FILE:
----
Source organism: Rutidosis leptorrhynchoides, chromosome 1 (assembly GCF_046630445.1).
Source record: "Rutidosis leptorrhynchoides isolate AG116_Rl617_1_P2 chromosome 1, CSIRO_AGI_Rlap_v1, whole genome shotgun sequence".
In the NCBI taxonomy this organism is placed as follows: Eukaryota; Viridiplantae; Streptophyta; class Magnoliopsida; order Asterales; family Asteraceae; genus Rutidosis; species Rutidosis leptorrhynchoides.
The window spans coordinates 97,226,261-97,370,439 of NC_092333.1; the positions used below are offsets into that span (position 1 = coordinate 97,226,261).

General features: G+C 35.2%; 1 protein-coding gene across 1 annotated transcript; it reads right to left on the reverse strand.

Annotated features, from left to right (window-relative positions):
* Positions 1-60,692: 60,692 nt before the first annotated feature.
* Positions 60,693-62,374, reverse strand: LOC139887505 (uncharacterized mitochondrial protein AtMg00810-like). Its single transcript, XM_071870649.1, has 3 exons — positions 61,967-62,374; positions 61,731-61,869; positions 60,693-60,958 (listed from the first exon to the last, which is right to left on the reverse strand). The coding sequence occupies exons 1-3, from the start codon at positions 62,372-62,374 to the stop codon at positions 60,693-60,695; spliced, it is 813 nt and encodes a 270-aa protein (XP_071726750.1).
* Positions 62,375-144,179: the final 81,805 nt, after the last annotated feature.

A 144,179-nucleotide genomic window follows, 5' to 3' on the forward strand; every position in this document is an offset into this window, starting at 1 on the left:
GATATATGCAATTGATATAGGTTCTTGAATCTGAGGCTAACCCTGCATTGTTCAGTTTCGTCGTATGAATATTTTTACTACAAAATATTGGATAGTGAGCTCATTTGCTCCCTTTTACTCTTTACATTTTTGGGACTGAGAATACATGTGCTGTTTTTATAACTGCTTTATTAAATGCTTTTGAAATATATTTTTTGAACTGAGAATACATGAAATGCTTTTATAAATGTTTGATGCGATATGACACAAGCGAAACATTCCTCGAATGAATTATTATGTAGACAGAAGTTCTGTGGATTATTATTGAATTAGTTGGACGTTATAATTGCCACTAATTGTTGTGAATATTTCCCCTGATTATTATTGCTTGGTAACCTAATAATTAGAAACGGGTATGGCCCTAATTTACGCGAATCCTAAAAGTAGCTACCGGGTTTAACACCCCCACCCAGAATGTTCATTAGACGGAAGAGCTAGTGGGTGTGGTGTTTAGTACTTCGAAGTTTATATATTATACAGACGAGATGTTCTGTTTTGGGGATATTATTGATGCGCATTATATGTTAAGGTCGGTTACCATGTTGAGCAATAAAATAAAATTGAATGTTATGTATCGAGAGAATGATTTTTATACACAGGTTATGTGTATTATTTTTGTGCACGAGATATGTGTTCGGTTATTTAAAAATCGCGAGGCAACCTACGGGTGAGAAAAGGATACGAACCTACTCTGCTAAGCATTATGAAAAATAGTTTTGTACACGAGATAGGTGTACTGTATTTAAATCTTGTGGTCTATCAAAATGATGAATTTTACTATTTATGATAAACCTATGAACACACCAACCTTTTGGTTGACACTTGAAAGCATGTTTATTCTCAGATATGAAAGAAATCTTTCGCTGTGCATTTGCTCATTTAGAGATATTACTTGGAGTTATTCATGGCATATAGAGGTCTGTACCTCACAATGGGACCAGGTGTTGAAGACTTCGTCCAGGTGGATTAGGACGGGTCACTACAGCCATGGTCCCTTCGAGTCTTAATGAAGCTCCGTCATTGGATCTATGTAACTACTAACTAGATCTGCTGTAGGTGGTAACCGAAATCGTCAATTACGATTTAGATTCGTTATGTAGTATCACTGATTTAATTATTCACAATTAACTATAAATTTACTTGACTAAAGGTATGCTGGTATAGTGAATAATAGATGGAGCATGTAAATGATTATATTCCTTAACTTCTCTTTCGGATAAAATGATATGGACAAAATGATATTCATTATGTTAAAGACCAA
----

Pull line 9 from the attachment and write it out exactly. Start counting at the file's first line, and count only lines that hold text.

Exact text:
* Positions 62,375-144,179: the final 81,805 nt, after the last annotated feature.